Rather to resign as anchor for CBS in March
From staff and wire reports
Dan Rather, the hard-charging embodiment of CBS News who saw his reputation damaged by an ill-fated report on President Bush's National Guard service, said Tuesday he will step down as "CBS Evening News" anchor March 9 after nearly a quarter-century in the job.
Rather, 73, will become a correspondent for both editions of "60 Minutes," saying he looked forward to "pouring my heart" into investigative reporting.
John Roberts and Scott Pelley are frequently mentioned as in-house candidates to succeed him, but CBS News -- a distant third in evening news ratings behind NBC and ABC -- also will look elsewhere.
Rather replaced broadcast legend Walter Cronkite in 1981 and lasted even longer than his predecessor's 19 years. Rather, Tom Brokaw of NBC and Peter Jennings of ABC competed at the top ranks of network news for more than two decades as the world -- and world of news -- changed around them. Brokaw leaves NBC's "Nightly News" next week.
Rather told The Associated Press that the guard story had nothing to do with his announcement.
"Everybody will have their own thoughts about this, but ... this was a separate decision apart from that," he said in an interview.
Mike Smythe, general manager of CBS affiliate KFVS12 in Cape Girardeau, hopes that the network will replace Rather with someone of similar moxy.
"He had his share of problems," Smythe said. "But he is an old-line type of guy -- a solid news guy who's going to be missed."
Smythe, who's followed Rather since long before he took over the CBS anchor spot, said Rather has been a blessing to both KFVS12 and the industry as a whole.
The feeling is not universal.
"I for one will be extremely happy to see him replaced," said Cape Girardeau Mayor Jay Knudtson. "Anybody would bring a sense of refreshment to his job."
Knudtson's reason for this criticism was what he termed as Rather's clear alignment with more liberal viewpoints. He said rather left no doubt about his allegiance and loyalties to the left, and this jeopardized the integrity of the stories he reported. The mayor hopes that Rather's successor will help the network steer its coverage more toward the center.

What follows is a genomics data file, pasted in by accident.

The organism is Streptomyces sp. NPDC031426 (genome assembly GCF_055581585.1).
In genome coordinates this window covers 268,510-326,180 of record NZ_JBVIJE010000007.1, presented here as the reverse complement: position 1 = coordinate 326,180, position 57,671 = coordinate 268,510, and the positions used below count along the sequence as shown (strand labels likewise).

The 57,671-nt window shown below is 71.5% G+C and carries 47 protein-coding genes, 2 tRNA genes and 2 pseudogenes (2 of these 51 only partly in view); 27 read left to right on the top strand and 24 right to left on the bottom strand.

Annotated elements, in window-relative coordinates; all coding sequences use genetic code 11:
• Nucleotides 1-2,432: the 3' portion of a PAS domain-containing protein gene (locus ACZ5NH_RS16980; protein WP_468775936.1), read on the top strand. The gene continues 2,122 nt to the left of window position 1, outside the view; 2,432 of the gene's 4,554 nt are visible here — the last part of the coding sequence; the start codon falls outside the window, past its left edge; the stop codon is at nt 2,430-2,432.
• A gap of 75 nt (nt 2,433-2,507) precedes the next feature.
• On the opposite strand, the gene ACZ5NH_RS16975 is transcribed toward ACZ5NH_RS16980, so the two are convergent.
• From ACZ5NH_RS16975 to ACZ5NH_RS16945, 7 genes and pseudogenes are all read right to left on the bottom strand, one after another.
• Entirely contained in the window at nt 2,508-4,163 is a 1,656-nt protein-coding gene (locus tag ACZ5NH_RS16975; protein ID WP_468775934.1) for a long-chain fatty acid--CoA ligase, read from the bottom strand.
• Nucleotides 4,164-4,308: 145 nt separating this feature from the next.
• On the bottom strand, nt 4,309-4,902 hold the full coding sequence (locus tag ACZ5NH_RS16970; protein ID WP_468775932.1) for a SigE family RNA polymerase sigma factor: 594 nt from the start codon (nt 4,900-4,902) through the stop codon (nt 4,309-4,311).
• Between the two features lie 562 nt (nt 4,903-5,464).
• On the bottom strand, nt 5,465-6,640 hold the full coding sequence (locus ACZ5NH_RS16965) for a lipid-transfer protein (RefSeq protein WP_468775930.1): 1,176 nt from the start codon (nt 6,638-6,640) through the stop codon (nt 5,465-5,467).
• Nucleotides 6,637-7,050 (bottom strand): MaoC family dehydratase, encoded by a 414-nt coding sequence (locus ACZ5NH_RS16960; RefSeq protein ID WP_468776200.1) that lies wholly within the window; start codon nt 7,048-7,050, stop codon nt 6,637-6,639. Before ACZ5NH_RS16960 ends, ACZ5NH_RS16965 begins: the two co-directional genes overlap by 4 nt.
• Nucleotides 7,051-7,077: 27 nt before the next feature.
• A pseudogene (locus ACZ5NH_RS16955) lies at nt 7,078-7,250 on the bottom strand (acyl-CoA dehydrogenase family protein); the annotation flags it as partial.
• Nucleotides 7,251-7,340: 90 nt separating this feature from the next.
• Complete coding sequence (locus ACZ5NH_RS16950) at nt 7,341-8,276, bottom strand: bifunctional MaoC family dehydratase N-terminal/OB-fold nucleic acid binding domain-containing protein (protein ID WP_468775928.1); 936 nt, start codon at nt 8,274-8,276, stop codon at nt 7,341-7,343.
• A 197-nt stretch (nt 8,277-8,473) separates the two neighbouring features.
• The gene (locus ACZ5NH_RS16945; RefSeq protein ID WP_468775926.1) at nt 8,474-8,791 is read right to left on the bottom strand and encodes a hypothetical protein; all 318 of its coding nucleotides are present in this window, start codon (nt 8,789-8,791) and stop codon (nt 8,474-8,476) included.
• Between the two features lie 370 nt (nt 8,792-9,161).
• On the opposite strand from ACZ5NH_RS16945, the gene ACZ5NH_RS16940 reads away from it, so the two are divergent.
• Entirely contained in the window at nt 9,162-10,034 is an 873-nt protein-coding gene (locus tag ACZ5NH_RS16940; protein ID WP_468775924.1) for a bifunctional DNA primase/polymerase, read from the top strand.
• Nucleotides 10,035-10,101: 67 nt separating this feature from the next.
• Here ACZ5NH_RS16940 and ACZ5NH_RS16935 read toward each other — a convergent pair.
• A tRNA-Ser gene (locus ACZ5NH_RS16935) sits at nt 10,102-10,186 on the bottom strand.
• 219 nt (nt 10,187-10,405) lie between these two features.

Cape Girardeau's Gerrie McClenahan agrees with the mayor. She said she never cared for Rather, found him lacking personality, believability and balance. She said that she and her husband, Pat, flip their TV tuner from CBS to Fox News, where they find more balance in coverage.
But not all viewers hold hard feelings against the departing anchorman. Daryl Keppler has been watching Rather's broadcasts since he took over for Cronkite. She said she thinks he gives a good review of the news in a professional way. She's sorry to see him retire.
Discussions with CBS management about when he would leave began in 1999, were shelved after the Sept. 11 terrorist attacks and then renewed last summer, Rather said.
CBS News and Rather were undoubtedly weighing whether timing the announcement before or after the investigative panel's release would be better, said Ken Auletta, media columnist for The New Yorker magazine.
"I'm sure one of the things that Rather was doing here was thinking about his legacy," Auletta said. "It must be frustrating for a guy like this who has spent 24 years doing this and building up his career to be tainted by an event that he didn't have control over."
Rather, whose Texas roots were evident in his folksy aphorisms, joined CBS News in 1962 and covered President Kennedy's assassination in Dallas a year later. He became a White House reporter in the Nixon administration and his combative style was captured in a memorable moment when Nixon, at a news conference, grumbled to him: "Are you running for something?"
"No, sir, Mr. President," Rather shot back. "Are you?"
Together with Jennings and Brokaw, Rather's continuous coverage in the wake of Sept. 11 drew praise for helping a nation come to grips with an unimaginable tragedy. He scored several scoops, including anchoring the CBS report that offered the first pictures from the Abu Ghraib prison scandal earlier this year.
But his career was also dogged by incidents that attested to a tightly wound persona. In 1987, he walked off the evening news set in anger after CBS delayed the broadcast for a tennis match, leaving the network with dead air for six minutes. Four months later, then-Vice President George H.W. Bush, angered by a line of questioning from Rather, asked if he'd like to have his career judged by the walk-off.
Rather also claimed to be accosted once on a New York street by a strange man who beat him, asking, "Kenneth, what is the frequency." It became an odd cultural touchstone. The rock band R.E.M. wrote a song about it.
Southeast Missourian staff writer Tony Rehagen contributed to this story